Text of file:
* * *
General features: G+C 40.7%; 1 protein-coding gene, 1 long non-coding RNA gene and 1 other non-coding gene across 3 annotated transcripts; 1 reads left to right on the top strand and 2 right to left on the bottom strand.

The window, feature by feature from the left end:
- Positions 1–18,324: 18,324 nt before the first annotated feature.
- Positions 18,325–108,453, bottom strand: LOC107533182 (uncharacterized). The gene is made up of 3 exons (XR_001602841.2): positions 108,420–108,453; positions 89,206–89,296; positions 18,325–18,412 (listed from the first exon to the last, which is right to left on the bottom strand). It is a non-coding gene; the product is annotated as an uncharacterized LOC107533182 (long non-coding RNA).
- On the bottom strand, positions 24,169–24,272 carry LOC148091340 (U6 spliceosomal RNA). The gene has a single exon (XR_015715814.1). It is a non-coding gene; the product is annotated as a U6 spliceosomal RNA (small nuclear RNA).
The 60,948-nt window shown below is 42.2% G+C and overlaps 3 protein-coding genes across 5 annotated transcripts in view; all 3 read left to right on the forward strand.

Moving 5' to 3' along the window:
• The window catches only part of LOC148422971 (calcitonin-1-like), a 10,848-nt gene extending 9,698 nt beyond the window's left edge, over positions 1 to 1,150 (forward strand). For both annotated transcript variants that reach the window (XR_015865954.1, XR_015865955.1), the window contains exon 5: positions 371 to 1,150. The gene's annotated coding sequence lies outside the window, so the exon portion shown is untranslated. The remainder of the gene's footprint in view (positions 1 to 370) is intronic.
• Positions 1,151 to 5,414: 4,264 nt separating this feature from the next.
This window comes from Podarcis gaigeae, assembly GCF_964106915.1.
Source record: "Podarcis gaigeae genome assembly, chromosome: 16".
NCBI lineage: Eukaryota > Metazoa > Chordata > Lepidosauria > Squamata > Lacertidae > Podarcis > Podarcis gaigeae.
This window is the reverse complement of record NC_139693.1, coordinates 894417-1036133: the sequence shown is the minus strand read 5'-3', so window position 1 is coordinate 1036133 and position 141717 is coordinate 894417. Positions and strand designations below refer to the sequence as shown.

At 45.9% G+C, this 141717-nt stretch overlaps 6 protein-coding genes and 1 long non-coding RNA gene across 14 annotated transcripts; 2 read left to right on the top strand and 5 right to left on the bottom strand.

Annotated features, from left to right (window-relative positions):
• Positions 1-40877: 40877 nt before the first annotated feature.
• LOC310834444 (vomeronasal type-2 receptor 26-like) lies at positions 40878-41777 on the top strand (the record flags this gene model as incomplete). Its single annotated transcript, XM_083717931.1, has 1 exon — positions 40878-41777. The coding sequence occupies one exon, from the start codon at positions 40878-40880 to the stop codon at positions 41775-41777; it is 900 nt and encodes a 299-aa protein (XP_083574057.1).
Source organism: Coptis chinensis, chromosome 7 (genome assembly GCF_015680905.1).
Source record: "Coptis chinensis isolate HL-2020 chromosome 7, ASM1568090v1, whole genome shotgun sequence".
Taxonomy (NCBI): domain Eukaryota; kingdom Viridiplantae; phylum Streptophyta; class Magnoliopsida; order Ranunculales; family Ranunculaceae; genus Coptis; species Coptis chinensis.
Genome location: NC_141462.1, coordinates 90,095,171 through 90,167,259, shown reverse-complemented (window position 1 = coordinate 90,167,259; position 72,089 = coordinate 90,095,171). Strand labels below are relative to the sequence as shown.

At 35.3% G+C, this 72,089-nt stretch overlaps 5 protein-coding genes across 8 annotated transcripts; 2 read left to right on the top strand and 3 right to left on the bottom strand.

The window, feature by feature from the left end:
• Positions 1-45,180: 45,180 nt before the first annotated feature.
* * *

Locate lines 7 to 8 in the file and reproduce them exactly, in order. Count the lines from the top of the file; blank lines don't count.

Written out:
Moving 5' to 3' along the window:
• The window catches only part of LOC148422971 (calcitonin-1-like), a 10,848-nt gene extending 9,698 nt beyond the window's left edge, over positions 1 to 1,150 (forward strand). For both annotated transcript variants that reach the window (XR_015865954.1, XR_015865955.1), the window contains exon 5: positions 371 to 1,150. The gene's annotated coding sequence lies outside the window, so the exon portion shown is untranslated. The remainder of the gene's footprint in view (positions 1 to 370) is intronic.